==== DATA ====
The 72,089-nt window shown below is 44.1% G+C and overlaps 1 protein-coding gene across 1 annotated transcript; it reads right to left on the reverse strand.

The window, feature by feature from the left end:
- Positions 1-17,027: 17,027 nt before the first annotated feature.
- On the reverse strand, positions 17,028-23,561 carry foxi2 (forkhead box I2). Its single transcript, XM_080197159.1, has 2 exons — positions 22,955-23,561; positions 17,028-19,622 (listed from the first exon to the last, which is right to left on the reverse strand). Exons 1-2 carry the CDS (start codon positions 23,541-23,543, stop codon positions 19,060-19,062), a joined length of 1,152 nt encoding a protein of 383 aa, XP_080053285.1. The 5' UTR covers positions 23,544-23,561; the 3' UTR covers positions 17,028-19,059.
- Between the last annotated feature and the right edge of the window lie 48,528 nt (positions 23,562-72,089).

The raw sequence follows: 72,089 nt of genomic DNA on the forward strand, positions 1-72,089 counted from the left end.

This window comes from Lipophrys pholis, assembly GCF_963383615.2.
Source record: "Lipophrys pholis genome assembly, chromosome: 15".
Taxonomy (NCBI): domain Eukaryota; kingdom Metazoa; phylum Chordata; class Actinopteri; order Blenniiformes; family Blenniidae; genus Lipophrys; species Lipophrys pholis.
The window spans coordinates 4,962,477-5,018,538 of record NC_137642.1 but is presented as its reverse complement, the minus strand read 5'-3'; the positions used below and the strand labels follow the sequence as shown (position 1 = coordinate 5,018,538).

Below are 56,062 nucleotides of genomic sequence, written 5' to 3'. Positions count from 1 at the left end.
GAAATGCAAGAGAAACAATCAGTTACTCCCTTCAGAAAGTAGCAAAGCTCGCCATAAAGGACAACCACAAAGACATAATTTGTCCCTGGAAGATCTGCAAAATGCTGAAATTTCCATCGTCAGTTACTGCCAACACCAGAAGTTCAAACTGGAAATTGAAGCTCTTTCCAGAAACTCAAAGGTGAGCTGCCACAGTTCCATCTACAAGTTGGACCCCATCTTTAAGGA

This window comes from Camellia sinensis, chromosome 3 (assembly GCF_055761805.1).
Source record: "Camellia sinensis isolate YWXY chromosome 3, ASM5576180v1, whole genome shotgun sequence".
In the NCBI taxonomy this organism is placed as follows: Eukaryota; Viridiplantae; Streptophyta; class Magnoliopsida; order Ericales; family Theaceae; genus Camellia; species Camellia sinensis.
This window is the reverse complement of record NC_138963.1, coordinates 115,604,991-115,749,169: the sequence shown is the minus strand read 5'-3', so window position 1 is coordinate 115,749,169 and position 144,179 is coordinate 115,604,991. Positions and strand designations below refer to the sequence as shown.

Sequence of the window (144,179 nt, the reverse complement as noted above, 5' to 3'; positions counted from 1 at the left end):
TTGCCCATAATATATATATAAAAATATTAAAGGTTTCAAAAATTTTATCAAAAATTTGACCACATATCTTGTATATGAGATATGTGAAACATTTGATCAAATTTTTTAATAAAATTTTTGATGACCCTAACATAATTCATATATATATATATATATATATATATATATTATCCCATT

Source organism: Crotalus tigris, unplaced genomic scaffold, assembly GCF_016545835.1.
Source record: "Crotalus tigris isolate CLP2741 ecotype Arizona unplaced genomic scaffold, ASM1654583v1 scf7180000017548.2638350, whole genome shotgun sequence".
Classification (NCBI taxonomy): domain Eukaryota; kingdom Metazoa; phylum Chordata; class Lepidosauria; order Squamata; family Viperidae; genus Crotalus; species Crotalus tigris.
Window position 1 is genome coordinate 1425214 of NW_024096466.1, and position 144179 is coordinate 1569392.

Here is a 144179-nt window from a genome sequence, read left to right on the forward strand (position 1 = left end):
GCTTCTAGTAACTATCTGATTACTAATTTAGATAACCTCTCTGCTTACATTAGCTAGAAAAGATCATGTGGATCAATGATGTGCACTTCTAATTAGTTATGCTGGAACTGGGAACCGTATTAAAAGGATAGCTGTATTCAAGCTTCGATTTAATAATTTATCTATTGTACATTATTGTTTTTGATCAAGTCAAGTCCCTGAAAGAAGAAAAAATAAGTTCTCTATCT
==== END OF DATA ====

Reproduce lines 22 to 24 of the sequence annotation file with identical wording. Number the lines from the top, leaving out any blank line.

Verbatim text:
Window position 1 is genome coordinate 1425214 of NW_024096466.1, and position 144179 is coordinate 1569392.

Here is a 144179-nt window from a genome sequence, read left to right on the forward strand (position 1 = left end):
GCTTCTAGTAACTATCTGATTACTAATTTAGATAACCTCTCTGCTTACATTAGCTAGAAAAGATCATGTGGATCAATGATGTGCACTTCTAATTAGTTATGCTGGAACTGGGAACCGTATTAAAAGGATAGCTGTATTCAAGCTTCGATTTAATAATTTATCTATTGTACATTATTGTTTTTGATCAAGTCAAGTCCCTGAAAGAAGAAAAAATAAGTTCTCTATCT